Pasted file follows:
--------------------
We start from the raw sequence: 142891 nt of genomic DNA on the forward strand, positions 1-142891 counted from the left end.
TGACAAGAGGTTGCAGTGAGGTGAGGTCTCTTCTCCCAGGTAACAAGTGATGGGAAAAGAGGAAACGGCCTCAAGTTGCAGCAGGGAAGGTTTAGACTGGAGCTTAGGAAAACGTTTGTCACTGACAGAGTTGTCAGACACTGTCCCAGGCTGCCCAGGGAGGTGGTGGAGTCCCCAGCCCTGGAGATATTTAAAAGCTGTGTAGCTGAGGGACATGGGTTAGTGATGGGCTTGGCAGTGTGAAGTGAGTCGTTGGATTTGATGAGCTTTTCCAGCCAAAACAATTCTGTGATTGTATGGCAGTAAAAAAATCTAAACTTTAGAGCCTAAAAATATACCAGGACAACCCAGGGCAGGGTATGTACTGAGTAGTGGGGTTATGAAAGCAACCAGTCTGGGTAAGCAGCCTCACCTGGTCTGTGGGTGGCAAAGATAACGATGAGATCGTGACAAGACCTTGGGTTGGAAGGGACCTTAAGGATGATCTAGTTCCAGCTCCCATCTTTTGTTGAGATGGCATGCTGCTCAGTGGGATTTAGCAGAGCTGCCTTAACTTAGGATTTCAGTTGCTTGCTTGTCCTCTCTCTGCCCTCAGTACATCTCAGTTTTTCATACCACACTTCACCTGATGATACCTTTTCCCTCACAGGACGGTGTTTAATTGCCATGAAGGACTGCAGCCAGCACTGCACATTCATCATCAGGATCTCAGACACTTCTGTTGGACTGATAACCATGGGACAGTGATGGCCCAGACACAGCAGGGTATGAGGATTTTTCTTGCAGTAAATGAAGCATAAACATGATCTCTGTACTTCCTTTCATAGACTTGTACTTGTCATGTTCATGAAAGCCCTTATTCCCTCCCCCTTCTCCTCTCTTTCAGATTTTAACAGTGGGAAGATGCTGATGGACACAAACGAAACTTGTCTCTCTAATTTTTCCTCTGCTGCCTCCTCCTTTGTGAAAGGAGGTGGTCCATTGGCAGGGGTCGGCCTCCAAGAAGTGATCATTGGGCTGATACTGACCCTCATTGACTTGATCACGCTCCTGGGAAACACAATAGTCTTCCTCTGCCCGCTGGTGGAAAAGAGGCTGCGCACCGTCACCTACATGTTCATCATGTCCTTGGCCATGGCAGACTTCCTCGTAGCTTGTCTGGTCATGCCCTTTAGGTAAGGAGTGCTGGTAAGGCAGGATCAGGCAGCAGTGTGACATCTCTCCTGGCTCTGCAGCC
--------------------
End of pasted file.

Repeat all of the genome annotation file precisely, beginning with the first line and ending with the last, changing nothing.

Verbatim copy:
We start from the raw sequence: 142891 nt of genomic DNA on the forward strand, positions 1-142891 counted from the left end.
TGACAAGAGGTTGCAGTGAGGTGAGGTCTCTTCTCCCAGGTAACAAGTGATGGGAAAAGAGGAAACGGCCTCAAGTTGCAGCAGGGAAGGTTTAGACTGGAGCTTAGGAAAACGTTTGTCACTGACAGAGTTGTCAGACACTGTCCCAGGCTGCCCAGGGAGGTGGTGGAGTCCCCAGCCCTGGAGATATTTAAAAGCTGTGTAGCTGAGGGACATGGGTTAGTGATGGGCTTGGCAGTGTGAAGTGAGTCGTTGGATTTGATGAGCTTTTCCAGCCAAAACAATTCTGTGATTGTATGGCAGTAAAAAAATCTAAACTTTAGAGCCTAAAAATATACCAGGACAACCCAGGGCAGGGTATGTACTGAGTAGTGGGGTTATGAAAGCAACCAGTCTGGGTAAGCAGCCTCACCTGGTCTGTGGGTGGCAAAGATAACGATGAGATCGTGACAAGACCTTGGGTTGGAAGGGACCTTAAGGATGATCTAGTTCCAGCTCCCATCTTTTGTTGAGATGGCATGCTGCTCAGTGGGATTTAGCAGAGCTGCCTTAACTTAGGATTTCAGTTGCTTGCTTGTCCTCTCTCTGCCCTCAGTACATCTCAGTTTTTCATACCACACTTCACCTGATGATACCTTTTCCCTCACAGGACGGTGTTTAATTGCCATGAAGGACTGCAGCCAGCACTGCACATTCATCATCAGGATCTCAGACACTTCTGTTGGACTGATAACCATGGGACAGTGATGGCCCAGACACAGCAGGGTATGAGGATTTTTCTTGCAGTAAATGAAGCATAAACATGATCTCTGTACTTCCTTTCATAGACTTGTACTTGTCATGTTCATGAAAGCCCTTATTCCCTCCCCCTTCTCCTCTCTTTCAGATTTTAACAGTGGGAAGATGCTGATGGACACAAACGAAACTTGTCTCTCTAATTTTTCCTCTGCTGCCTCCTCCTTTGTGAAAGGAGGTGGTCCATTGGCAGGGGTCGGCCTCCAAGAAGTGATCATTGGGCTGATACTGACCCTCATTGACTTGATCACGCTCCTGGGAAACACAATAGTCTTCCTCTGCCCGCTGGTGGAAAAGAGGCTGCGCACCGTCACCTACATGTTCATCATGTCCTTGGCCATGGCAGACTTCCTCGTAGCTTGTCTGGTCATGCCCTTTAGGTAAGGAGTGCTGGTAAGGCAGGATCAGGCAGCAGTGTGACATCTCTCCTGGCTCTGCAGCC